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As a researcher, I’ve spent years studying people and the systems we live within. One prominent focus of my research has been people and money—how they feel and think about money, why they spend or invest it, and what influences and informs their money behavior.

I’ve had the privilege of talking with humans across socioeconomic status, segments, and geographies. One thing remains undeniably true—humans are deeply irrational, highly emotional, and incredibly inconsistent. And, yet, we are at the center of the economic activity of our world. Here are five things I’ve learned about humans and money—and what they mean for the financial industry.


Myth—Humans are logical. When it comes to money matters, we like to believe that humans make logical decisions based on facts. It’s easy, right? How much to save, spend, and invest really depends on how much money you have coming in and what jobs you need that money to do.

  • Truth—Humans are deeply emotional. When money happens, it’s emotional. When money doesn’t happen, it’s emotional. When money is waiting to happen, it’s emotional. In Rebel’s Customer Journey Through Finance report, 42% of people, irrespective of income, reported that money makes them feel stressed.


Myth—Humans rely on experts for financial advice. We want to believe that when it comes to money, humans rely on experts for advice. I mean, after all, when our car breaks down we go to the mechanic, we stand in line at the Genius Bar at Apple when our computer stops working, and when our home has a leak we call the plumber. So, it makes sense that when we have big money decisions or goals, we seek out the experts, right?

  • Truth—Most people rely on their networks for advice. Even if they do rely on experts, chances are, the expert voice isn’t the only one giving them advice. Ask any seasoned wealth investment advisor who has experienced the calls of a panicked client who has fresh advice from their friend about how to handle a down day in the market. In the Rebel Consumer Journey Report, almost half (48%) of financially stressed individuals ask their network for financial advice, over and beyond experts or advisors. The reality is that, for better or worse, people depend on their trusted network—friends and family—to help them navigate money.


MythIf it’s too confusing, they will ask questions. In general, there’s an overarching belief in finance that states when people encounter something they do not know or understand about money, they will reach out to ask questions. Eh, not so much.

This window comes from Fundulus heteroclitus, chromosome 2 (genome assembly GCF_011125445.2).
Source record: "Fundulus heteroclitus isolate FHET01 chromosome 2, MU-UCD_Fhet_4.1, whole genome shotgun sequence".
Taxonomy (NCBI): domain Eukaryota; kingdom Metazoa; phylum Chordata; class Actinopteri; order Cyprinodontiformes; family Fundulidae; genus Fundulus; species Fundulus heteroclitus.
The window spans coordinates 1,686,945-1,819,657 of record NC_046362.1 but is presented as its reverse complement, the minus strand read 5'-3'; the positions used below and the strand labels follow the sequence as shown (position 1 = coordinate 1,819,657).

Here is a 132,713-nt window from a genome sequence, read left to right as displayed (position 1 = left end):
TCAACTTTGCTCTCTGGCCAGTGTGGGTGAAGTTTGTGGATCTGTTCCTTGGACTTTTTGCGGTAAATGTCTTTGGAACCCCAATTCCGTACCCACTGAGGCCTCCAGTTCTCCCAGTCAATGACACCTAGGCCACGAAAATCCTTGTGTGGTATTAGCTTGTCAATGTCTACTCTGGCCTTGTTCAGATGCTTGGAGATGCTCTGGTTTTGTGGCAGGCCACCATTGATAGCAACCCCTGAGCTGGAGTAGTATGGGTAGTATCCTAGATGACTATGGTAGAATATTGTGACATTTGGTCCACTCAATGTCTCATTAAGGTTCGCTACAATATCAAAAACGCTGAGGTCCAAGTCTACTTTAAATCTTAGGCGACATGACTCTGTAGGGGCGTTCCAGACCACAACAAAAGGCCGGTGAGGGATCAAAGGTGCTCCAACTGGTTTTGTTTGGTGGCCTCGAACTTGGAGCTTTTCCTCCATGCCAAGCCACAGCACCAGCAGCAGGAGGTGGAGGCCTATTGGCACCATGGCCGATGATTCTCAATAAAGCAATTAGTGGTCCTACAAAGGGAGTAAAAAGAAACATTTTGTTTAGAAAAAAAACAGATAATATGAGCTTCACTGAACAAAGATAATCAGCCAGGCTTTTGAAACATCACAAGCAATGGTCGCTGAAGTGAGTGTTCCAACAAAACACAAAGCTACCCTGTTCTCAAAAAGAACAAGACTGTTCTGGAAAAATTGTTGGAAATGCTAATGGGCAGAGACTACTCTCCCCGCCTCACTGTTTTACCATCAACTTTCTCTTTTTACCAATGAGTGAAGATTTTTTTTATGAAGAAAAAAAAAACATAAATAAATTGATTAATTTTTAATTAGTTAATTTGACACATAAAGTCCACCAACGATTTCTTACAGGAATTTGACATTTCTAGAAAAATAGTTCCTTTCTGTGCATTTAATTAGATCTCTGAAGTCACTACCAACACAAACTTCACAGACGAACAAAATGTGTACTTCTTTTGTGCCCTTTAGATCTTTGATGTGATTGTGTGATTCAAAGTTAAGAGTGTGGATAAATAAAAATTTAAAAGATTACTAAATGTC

• TruthPeople are more likely to ask questions if they know they can act. Individuals will not seek out clarity or ask questions when it comes to money matters—unless they believe they can act on the recommendations. In short, if they don’t think they can do the thing the answer recommends (e.g., save 20% of their income)—they will avoid asking the question.


MythGoal progress is a good measurement. There’s an industry-wide belief that humans measure their progress based on the goal. For example, if our goal is to save X dollars for retirement—we’ll judge our own performance based on our progression toward that goal. That is total bull sh*t.

  • TruthComparisons are used to judge progress. Humans learn by watching others. It’s how we learn social interaction, language, work, and play. It stands to reason that money is no different. Humans judge their progress based on how well they are doing—in comparison to those who look like them. So, if our goal is to save X dollars for retirement—we often measure how well we’re doing—based on what humans who are similar to us have saved.


MythHaving money must mean they know how to manage money. We seem to equate having money with understanding money. Which, on the surface, seems like it should go together. Understanding money certainly can help one have money.

  • TruthHaving money does not mean understanding money. But alas, having money only means having money. In fact, Rebel’s X Factor report highlights that 32% of individuals who make over $200K annually actually have a below-average financial literacy level. Just because they have it does not mean they know what to do with it.
The purely economic man is indeed close to being a social moron. Economic theory has been much preoccupied with this rational fool. It ain’t what you don’t know that gets you into trouble. It’s what you know for sure that just ain’t so.

The reality is the relationship with people and money is wrought with emotions, challenges, and blind spots. So often in working with financial brands, this quote from Richard Thaler comes to my mind. It isn’t about what the financial industry doesn’t know about our audiences that gets us in trouble—it’s what we think we know for sure that just isn’t reality.